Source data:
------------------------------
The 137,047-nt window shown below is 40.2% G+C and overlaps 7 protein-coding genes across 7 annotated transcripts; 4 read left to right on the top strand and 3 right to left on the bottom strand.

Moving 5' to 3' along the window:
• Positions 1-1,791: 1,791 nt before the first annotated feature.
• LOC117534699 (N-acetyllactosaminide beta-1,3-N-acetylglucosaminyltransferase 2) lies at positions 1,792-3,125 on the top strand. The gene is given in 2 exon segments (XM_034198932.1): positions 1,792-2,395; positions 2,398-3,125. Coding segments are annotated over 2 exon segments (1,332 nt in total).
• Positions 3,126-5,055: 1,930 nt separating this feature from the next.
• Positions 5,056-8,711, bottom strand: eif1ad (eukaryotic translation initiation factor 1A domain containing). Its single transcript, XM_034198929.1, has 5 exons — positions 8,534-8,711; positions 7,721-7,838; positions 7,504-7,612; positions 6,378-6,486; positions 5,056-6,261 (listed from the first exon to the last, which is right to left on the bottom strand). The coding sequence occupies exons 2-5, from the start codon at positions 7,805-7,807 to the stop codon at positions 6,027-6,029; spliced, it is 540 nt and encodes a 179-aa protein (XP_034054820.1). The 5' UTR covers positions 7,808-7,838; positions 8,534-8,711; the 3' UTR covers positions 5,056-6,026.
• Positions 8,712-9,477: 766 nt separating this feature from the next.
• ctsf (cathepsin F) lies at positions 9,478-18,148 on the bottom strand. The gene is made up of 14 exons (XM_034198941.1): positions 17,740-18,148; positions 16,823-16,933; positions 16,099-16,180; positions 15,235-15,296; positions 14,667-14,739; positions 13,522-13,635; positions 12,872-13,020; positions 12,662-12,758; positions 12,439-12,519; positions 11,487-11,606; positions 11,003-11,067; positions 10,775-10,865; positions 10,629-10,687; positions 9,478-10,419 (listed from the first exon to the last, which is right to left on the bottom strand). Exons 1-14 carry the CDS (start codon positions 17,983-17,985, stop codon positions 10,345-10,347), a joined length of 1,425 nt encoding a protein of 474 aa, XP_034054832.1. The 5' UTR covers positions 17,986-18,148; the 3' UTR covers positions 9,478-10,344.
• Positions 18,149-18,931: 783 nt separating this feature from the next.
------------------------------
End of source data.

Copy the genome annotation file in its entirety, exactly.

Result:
The 137,047-nt window shown below is 40.2% G+C and overlaps 7 protein-coding genes across 7 annotated transcripts; 4 read left to right on the top strand and 3 right to left on the bottom strand.

Moving 5' to 3' along the window:
• Positions 1-1,791: 1,791 nt before the first annotated feature.
• LOC117534699 (N-acetyllactosaminide beta-1,3-N-acetylglucosaminyltransferase 2) lies at positions 1,792-3,125 on the top strand. The gene is given in 2 exon segments (XM_034198932.1): positions 1,792-2,395; positions 2,398-3,125. Coding segments are annotated over 2 exon segments (1,332 nt in total).
• Positions 3,126-5,055: 1,930 nt separating this feature from the next.
• Positions 5,056-8,711, bottom strand: eif1ad (eukaryotic translation initiation factor 1A domain containing). Its single transcript, XM_034198929.1, has 5 exons — positions 8,534-8,711; positions 7,721-7,838; positions 7,504-7,612; positions 6,378-6,486; positions 5,056-6,261 (listed from the first exon to the last, which is right to left on the bottom strand). The coding sequence occupies exons 2-5, from the start codon at positions 7,805-7,807 to the stop codon at positions 6,027-6,029; spliced, it is 540 nt and encodes a 179-aa protein (XP_034054820.1). The 5' UTR covers positions 7,808-7,838; positions 8,534-8,711; the 3' UTR covers positions 5,056-6,026.
• Positions 8,712-9,477: 766 nt separating this feature from the next.
• ctsf (cathepsin F) lies at positions 9,478-18,148 on the bottom strand. The gene is made up of 14 exons (XM_034198941.1): positions 17,740-18,148; positions 16,823-16,933; positions 16,099-16,180; positions 15,235-15,296; positions 14,667-14,739; positions 13,522-13,635; positions 12,872-13,020; positions 12,662-12,758; positions 12,439-12,519; positions 11,487-11,606; positions 11,003-11,067; positions 10,775-10,865; positions 10,629-10,687; positions 9,478-10,419 (listed from the first exon to the last, which is right to left on the bottom strand). Exons 1-14 carry the CDS (start codon positions 17,983-17,985, stop codon positions 10,345-10,347), a joined length of 1,425 nt encoding a protein of 474 aa, XP_034054832.1. The 5' UTR covers positions 17,986-18,148; the 3' UTR covers positions 9,478-10,344.
• Positions 18,149-18,931: 783 nt separating this feature from the next.